One of the valleys, however, has been dealing with my left hip. In early 2018 I started experiencing an all too familiar pain. X-rays and an MRI confirmed that bone had grown back in my hip and more tissue was torn in my hip socket. I also had inflammation where bones were colliding. I literally worked myself to the bone last year. (You gotta let me get one dad joke in there, ok?) I had surgery in December 2018 in Raleigh, NC. Recovery has been difficult. I was in a brace, 23 hours a day, for 7 weeks. I had to sleep with my leg locked straight. Moving in April set me back; I overworked muscles that weren’t ready for that level of intensity. I am back in physical therapy, twice a week, and working out every day trying like hell to get my hip right before my new job starts.
My plan for the summer was to freelance intermittently and work at a bike shop 30+ hours a week. I wanted to shoot enough to keep my skills sharp but I really wanted a break from a newsroom and the news cycle for a little while. I love bikes, and cycling is a big part of my life. Because of my hip, though, I can’t work the bike shop job. I tried. It was too much on my hip. I physically can’t do it yet, it’s too taxing on my body. I am having to rely on freelancing only, and to be perfectly honest, things are slow. If you need a photographer in the DC area, please give me a call. I’d love to work for you.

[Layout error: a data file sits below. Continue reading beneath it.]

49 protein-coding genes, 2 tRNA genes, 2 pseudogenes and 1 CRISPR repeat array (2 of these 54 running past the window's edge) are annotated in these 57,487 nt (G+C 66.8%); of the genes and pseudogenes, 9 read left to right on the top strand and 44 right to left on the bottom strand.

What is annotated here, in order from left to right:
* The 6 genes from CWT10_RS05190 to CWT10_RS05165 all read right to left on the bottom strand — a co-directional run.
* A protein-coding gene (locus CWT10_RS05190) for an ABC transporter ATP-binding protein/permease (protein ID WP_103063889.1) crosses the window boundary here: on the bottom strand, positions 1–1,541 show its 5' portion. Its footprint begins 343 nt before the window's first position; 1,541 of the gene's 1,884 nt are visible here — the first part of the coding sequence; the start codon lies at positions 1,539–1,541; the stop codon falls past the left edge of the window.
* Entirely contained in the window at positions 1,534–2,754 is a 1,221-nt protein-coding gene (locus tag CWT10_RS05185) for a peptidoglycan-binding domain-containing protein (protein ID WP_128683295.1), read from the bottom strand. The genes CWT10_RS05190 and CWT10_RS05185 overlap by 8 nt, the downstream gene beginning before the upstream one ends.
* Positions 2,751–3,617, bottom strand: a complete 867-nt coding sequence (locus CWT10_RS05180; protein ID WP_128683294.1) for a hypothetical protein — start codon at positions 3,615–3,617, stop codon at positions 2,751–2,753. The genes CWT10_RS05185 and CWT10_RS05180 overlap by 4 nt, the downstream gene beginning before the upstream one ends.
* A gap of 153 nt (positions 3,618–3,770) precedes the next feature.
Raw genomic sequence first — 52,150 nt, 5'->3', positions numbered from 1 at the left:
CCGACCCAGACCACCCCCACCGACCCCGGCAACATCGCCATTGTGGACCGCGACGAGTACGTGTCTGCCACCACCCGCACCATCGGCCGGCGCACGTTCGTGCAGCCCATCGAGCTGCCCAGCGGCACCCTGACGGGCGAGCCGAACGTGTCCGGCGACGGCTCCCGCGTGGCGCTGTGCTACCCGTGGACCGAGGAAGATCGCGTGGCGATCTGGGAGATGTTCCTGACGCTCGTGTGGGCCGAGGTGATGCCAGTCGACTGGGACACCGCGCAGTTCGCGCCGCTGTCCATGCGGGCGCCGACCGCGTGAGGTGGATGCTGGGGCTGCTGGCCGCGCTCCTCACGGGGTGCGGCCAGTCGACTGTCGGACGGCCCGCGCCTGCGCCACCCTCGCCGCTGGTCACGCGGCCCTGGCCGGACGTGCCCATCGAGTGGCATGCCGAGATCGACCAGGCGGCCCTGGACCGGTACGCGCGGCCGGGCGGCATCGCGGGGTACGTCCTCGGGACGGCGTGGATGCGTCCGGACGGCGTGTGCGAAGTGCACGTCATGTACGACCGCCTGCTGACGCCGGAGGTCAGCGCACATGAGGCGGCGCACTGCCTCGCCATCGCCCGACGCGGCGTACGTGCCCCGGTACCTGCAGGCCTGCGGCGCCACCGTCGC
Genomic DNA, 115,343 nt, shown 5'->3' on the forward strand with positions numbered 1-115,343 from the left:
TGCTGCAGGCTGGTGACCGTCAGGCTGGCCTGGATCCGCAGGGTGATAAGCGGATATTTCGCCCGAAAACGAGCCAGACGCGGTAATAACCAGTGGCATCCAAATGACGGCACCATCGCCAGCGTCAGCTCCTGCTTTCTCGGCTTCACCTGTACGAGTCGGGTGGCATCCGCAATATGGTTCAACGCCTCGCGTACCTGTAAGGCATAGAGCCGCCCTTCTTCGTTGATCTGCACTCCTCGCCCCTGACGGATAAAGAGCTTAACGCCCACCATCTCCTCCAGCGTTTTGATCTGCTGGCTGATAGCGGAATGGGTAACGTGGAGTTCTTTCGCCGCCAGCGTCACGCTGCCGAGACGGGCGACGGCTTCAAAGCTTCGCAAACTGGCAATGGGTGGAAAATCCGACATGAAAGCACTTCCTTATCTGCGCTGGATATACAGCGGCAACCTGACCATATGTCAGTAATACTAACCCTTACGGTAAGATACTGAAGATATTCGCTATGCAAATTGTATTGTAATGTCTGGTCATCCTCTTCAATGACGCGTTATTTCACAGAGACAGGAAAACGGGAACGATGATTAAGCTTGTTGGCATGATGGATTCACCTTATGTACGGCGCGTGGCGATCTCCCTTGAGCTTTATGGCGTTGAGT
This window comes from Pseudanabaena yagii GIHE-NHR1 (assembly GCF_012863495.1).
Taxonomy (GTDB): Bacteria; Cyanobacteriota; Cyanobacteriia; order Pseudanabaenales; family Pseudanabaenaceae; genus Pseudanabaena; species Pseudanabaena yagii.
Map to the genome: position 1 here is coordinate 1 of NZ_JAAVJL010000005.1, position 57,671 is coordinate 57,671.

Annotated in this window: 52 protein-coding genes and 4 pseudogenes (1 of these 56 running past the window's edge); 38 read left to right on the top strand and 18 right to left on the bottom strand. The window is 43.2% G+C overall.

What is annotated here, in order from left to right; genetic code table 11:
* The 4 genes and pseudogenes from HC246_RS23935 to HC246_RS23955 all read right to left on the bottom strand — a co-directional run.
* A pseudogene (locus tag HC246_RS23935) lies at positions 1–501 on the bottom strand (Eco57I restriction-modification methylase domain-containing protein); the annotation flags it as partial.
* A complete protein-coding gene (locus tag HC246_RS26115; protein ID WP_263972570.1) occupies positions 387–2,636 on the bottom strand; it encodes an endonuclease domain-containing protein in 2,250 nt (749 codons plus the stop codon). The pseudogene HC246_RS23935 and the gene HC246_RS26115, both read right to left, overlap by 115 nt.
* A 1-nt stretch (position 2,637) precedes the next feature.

I have had a few assignments for The Washington Post, the Military Officers Association magazine, and the Fredericksburg Free Lance-Star. Here are some favorite pics from my recent work.
Back in November I had an opportunity to photograph Liberty University President Jerry Falwell, Jr. for the Washington Post Sunday Magazine. After spending nearly 3 years in Lynchburg working for the News & Advance, I am quite familiar with Liberty, their comms staff, and of course Jerry Jr., but I never had a chance for a portrait session with him until now.
Mr. Falwell is beloved by the Evangelical community and is known outside of that community for his allegiance to President Donald Trump. He was the first spiritual leader to openly support Mr. Trump and is well aware of the criticism that comes along with that.